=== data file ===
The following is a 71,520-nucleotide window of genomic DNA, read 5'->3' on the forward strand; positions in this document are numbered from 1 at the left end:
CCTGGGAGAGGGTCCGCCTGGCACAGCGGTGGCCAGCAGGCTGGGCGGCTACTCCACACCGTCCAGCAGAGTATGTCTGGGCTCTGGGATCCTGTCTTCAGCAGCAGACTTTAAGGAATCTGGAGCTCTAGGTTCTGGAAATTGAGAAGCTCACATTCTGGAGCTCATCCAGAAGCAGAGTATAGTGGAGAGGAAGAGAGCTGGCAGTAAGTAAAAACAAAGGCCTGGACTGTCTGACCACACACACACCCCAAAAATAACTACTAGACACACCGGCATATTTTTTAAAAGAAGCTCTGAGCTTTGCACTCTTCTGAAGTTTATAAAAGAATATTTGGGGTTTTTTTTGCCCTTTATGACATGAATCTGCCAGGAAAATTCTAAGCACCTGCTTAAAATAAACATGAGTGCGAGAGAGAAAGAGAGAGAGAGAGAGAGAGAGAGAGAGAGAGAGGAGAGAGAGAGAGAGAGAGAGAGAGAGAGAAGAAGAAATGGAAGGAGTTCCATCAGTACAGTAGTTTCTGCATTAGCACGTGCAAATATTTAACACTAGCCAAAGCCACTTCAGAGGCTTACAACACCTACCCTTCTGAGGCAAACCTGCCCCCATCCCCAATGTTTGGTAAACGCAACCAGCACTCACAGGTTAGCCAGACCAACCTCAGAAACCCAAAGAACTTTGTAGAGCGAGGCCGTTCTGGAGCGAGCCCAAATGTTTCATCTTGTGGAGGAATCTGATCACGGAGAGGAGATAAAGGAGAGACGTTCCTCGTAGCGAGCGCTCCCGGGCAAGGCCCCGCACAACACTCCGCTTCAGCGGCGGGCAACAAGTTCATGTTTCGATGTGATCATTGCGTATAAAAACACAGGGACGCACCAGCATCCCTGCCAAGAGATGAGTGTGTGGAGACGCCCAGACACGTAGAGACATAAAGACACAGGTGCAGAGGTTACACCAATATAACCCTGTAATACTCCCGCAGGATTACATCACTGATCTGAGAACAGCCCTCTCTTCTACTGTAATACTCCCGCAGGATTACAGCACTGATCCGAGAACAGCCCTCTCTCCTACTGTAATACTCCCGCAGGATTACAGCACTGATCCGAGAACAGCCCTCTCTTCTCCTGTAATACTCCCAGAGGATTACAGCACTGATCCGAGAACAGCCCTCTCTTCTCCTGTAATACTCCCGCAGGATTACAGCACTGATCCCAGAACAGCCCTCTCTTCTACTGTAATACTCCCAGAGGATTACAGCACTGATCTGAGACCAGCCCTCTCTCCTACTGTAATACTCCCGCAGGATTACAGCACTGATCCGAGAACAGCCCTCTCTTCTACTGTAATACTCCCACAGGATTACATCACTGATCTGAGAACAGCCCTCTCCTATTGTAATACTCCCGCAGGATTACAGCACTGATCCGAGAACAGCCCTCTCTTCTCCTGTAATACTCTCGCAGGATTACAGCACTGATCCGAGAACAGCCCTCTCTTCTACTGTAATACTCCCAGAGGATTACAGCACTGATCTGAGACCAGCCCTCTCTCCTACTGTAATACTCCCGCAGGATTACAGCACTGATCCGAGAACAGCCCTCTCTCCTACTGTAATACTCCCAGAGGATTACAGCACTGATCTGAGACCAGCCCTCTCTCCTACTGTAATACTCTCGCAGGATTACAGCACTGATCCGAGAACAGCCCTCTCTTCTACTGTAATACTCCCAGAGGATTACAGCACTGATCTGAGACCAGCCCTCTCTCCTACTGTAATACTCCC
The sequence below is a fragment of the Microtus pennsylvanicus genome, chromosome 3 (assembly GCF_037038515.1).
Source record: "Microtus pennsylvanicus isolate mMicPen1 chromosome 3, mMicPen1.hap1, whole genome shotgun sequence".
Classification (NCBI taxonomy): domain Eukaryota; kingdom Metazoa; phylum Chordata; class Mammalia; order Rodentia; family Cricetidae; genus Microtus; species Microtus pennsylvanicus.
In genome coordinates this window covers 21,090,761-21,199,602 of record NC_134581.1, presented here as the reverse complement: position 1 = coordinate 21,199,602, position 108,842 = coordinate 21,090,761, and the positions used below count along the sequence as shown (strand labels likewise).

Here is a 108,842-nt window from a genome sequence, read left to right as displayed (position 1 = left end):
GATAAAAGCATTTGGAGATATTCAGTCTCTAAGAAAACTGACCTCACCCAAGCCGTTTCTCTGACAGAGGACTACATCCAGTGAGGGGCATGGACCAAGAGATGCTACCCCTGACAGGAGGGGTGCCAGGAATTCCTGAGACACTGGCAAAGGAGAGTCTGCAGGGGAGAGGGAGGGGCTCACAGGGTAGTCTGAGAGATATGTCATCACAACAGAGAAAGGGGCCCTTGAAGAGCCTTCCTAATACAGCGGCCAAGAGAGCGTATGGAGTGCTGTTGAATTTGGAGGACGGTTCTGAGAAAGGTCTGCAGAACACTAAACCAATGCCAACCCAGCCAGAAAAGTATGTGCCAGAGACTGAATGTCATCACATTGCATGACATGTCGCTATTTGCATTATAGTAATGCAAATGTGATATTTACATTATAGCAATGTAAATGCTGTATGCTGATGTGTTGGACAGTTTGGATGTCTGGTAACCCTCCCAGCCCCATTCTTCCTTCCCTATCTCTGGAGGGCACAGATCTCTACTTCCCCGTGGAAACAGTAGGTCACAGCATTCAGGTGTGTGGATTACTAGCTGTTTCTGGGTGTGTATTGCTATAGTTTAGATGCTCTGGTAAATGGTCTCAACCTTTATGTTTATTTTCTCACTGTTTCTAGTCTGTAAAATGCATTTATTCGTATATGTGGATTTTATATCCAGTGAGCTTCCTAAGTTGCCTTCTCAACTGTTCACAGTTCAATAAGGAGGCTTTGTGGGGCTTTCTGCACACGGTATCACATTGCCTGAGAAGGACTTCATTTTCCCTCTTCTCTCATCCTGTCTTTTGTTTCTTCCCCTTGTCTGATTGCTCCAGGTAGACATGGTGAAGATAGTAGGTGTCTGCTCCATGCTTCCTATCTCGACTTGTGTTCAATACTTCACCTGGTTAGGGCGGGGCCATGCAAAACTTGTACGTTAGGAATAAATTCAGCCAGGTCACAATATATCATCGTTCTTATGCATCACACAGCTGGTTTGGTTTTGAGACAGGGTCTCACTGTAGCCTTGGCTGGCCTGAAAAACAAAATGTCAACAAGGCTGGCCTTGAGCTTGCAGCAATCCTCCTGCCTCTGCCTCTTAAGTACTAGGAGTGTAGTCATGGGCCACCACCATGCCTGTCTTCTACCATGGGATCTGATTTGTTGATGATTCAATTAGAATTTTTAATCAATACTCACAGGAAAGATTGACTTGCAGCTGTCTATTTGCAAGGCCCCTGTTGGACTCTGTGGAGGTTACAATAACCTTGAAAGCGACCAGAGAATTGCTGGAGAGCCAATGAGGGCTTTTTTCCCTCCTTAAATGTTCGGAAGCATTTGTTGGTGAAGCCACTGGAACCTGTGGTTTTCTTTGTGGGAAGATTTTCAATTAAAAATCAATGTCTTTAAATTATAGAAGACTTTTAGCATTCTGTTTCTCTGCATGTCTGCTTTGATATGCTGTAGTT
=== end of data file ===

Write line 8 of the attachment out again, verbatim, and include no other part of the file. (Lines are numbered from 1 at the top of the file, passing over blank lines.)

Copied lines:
GATAAAAGCATTTGGAGATATTCAGTCTCTAAGAAAACTGACCTCACCCAAGCCGTTTCTCTGACAGAGGACTACATCCAGTGAGGGGCATGGACCAAGAGATGCTACCCCTGACAGGAGGGGTGCCAGGAATTCCTGAGACACTGGCAAAGGAGAGTCTGCAGGGGAGAGGGAGGGGCTCACAGGGTAGTCTGAGAGATATGTCATCACAACAGAGAAAGGGGCCCTTGAAGAGCCTTCCTAATACAGCGGCCAAGAGAGCGTATGGAGTGCTGTTGAATTTGGAGGACGGTTCTGAGAAAGGTCTGCAGAACACTAAACCAATGCCAACCCAGCCAGAAAAGTATGTGCCAGAGACTGAATGTCATCACATTGCATGACATGTCGCTATTTGCATTATAGTAATGCAAATGTGATATTTACATTATAGCAATGTAAATGCTGTATGCTGATGTGTTGGACAGTTTGGATGTCTGGTAACCCTCCCAGCCCCATTCTTCCTTCCCTATCTCTGGAGGGCACAGATCTCTACTTCCCCGTGGAAACAGTAGGTCACAGCATTCAGGTGTGTGGATTACTAGCTGTTTCTGGGTGTGTATTGCTATAGTTTAGATGCTCTGGTAAATGGTCTCAACCTTTATGTTTATTTTCTCACTGTTTCTAGTCTGTAAAATGCATTTATTCGTATATGTGGATTTTATATCCAGTGAGCTTCCTAAGTTGCCTTCTCAACTGTTCACAGTTCAATAAGGAGGCTTTGTGGGGCTTTCTGCACACGGTATCACATTGCCTGAGAAGGACTTCATTTTCCCTCTTCTCTCATCCTGTCTTTTGTTTCTTCCCCTTGTCTGATTGCTCCAGGTAGACATGGTGAAGATAGTAGGTGTCTGCTCCATGCTTCCTATCTCGACTTGTGTTCAATACTTCACCTGGTTAGGGCGGGGCCATGCAAAACTTGTACGTTAGGAATAAATTCAGCCAGGTCACAATATATCATCGTTCTTATGCATCACACAGCTGGTTTGGTTTTGAGACAGGGTCTCACTGTAGCCTTGGCTGGCCTGAAAAACAAAATGTCAACAAGGCTGGCCTTGAGCTTGCAGCAATCCTCCTGCCTCTGCCTCTTAAGTACTAGGAGTGTAGTCATGGGCCACCACCATGCCTGTCTTCTACCATGGGATCTGATTTGTTGATGATTCAATTAGAATTTTTAATCAATACTCACAGGAAAGATTGACTTGCAGCTGTCTATTTGCAAGGCCCCTGTTGGACTCTGTGGAGGTTACAATAACCTTGAAAGCGACCAGAGAATTGCTGGAGAGCCAATGAGGGCTTTTTTCCCTCCTTAAATGTTCGGAAGCATTTGTTGGTGAAGCCACTGGAACCTGTGGTTTTCTTTGTGGGAAGATTTTCAATTAAAAATCAATGTCTTTAAATTATAGAAGACTTTTAGCATTCTGTTTCTCTGCATGTCTGCTTTGATATGCTGTAGTT